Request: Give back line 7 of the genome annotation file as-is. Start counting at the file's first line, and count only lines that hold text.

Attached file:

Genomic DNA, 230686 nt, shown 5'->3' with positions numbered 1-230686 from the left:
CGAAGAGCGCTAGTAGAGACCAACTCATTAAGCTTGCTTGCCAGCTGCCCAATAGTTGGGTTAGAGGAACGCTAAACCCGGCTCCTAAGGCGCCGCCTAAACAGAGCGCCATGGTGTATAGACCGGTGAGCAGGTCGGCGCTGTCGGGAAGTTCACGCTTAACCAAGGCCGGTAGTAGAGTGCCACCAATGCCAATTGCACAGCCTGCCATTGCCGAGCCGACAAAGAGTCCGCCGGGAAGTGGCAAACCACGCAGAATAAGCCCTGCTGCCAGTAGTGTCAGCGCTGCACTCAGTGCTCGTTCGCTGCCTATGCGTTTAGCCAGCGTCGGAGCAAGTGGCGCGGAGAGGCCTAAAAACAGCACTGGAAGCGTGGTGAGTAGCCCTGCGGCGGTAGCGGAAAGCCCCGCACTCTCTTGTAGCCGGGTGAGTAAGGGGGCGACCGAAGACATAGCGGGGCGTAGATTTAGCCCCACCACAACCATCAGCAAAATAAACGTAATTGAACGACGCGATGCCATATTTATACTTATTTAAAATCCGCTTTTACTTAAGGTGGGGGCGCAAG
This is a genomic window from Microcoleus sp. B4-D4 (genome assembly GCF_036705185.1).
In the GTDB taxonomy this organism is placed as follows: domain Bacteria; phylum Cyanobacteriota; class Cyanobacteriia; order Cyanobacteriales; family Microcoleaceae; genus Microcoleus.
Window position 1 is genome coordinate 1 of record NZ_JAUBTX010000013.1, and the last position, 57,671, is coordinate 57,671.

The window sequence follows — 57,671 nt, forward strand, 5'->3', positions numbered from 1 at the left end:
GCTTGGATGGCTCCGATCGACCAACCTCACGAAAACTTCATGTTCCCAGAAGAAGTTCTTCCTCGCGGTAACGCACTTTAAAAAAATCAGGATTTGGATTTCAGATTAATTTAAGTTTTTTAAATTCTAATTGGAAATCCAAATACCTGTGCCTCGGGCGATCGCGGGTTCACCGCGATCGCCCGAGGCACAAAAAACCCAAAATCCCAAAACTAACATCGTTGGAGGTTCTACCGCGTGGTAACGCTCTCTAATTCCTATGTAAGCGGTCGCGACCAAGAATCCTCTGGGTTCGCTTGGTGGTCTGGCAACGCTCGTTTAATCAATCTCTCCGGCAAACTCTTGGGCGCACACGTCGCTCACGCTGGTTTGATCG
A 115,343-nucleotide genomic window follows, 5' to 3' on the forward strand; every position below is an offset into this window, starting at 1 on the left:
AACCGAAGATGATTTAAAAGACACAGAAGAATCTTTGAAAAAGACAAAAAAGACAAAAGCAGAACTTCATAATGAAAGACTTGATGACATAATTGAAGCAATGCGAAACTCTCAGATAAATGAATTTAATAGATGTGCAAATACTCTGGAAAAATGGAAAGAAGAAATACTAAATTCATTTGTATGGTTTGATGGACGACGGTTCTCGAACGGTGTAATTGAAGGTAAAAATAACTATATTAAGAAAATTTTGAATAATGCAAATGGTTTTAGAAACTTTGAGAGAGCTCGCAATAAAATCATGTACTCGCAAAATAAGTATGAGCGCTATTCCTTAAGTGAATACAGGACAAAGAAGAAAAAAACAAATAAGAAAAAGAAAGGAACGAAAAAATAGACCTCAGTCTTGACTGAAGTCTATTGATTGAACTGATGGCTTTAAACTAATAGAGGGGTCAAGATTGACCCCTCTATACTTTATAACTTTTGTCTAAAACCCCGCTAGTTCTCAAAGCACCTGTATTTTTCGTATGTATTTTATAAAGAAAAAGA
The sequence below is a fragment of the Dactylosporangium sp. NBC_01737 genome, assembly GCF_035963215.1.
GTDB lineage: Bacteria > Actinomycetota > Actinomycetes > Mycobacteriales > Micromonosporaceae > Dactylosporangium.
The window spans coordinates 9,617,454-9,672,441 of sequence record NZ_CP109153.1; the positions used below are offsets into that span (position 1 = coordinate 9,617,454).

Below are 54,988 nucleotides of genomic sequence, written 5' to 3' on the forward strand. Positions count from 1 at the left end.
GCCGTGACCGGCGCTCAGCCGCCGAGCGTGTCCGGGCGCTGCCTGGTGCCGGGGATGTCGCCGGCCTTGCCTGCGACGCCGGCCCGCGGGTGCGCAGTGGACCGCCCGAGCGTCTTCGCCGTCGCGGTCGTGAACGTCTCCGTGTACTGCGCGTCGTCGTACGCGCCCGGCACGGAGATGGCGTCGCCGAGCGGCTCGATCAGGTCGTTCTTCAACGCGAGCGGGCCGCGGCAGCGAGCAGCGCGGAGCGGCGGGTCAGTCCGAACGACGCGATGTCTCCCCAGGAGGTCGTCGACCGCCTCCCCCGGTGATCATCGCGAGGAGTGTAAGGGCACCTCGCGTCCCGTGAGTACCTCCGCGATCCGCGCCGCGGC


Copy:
GCTTGGATGGCTCCGATCGACCAACCTCACGAAAACTTCATGTTCCCAGAAGAAGTTCTTCCTCGCGGTAACGCACTTTAAAAAAATCAGGATTTGGATTTCAGATTAATTTAAGTTTTTTAAATTCTAATTGGAAATCCAAATACCTGTGCCTCGGGCGATCGCGGGTTCACCGCGATCGCCCGAGGCACAAAAAACCCAAAATCCCAAAACTAACATCGTTGGAGGTTCTACCGCGTGGTAACGCTCTCTAATTCCTATGTAAGCGGTCGCGACCAAGAATCCTCTGGGTTCGCTTGGTGGTCTGGCAACGCTCGTTTAATCAATCTCTCCGGCAAACTCTTGGGCGCACACGTCGCTCACGCTGGTTTGATCG